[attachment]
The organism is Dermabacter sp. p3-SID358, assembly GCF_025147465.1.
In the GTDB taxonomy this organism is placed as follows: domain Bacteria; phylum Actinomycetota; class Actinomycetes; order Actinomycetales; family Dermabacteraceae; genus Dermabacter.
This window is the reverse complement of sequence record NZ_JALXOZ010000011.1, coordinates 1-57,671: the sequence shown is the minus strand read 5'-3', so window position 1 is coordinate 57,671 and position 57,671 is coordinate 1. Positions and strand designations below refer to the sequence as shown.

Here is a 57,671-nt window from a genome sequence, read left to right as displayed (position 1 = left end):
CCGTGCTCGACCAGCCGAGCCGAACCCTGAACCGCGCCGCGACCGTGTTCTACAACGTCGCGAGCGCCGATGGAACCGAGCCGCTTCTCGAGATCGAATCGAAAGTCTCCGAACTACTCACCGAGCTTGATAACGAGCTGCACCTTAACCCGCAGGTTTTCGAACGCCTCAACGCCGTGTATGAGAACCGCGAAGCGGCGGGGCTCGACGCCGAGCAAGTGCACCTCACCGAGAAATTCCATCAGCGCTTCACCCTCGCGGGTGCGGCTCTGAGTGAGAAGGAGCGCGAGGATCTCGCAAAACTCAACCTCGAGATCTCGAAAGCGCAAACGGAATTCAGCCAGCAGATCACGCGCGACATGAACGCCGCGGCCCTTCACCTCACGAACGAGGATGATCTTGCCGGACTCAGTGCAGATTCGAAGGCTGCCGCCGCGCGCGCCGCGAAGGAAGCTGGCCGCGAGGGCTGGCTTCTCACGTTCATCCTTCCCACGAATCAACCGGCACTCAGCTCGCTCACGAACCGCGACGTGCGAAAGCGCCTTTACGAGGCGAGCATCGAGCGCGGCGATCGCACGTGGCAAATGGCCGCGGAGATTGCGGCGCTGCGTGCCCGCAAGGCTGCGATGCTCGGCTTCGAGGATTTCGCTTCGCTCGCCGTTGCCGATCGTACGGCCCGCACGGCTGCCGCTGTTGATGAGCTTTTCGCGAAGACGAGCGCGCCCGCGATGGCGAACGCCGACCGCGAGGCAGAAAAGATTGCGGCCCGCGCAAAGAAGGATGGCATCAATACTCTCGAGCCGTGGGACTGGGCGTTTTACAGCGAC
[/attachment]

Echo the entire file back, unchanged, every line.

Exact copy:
The organism is Dermabacter sp. p3-SID358, assembly GCF_025147465.1.
In the GTDB taxonomy this organism is placed as follows: domain Bacteria; phylum Actinomycetota; class Actinomycetes; order Actinomycetales; family Dermabacteraceae; genus Dermabacter.
This window is the reverse complement of sequence record NZ_JALXOZ010000011.1, coordinates 1-57,671: the sequence shown is the minus strand read 5'-3', so window position 1 is coordinate 57,671 and position 57,671 is coordinate 1. Positions and strand designations below refer to the sequence as shown.

Here is a 57,671-nt window from a genome sequence, read left to right as displayed (position 1 = left end):
CCGTGCTCGACCAGCCGAGCCGAACCCTGAACCGCGCCGCGACCGTGTTCTACAACGTCGCGAGCGCCGATGGAACCGAGCCGCTTCTCGAGATCGAATCGAAAGTCTCCGAACTACTCACCGAGCTTGATAACGAGCTGCACCTTAACCCGCAGGTTTTCGAACGCCTCAACGCCGTGTATGAGAACCGCGAAGCGGCGGGGCTCGACGCCGAGCAAGTGCACCTCACCGAGAAATTCCATCAGCGCTTCACCCTCGCGGGTGCGGCTCTGAGTGAGAAGGAGCGCGAGGATCTCGCAAAACTCAACCTCGAGATCTCGAAAGCGCAAACGGAATTCAGCCAGCAGATCACGCGCGACATGAACGCCGCGGCCCTTCACCTCACGAACGAGGATGATCTTGCCGGACTCAGTGCAGATTCGAAGGCTGCCGCCGCGCGCGCCGCGAAGGAAGCTGGCCGCGAGGGCTGGCTTCTCACGTTCATCCTTCCCACGAATCAACCGGCACTCAGCTCGCTCACGAACCGCGACGTGCGAAAGCGCCTTTACGAGGCGAGCATCGAGCGCGGCGATCGCACGTGGCAAATGGCCGCGGAGATTGCGGCGCTGCGTGCCCGCAAGGCTGCGATGCTCGGCTTCGAGGATTTCGCTTCGCTCGCCGTTGCCGATCGTACGGCCCGCACGGCTGCCGCTGTTGATGAGCTTTTCGCGAAGACGAGCGCGCCCGCGATGGCGAACGCCGACCGCGAGGCAGAAAAGATTGCGGCCCGCGCAAAGAAGGATGGCATCAATACTCTCGAGCCGTGGGACTGGGCGTTTTACAGCGAC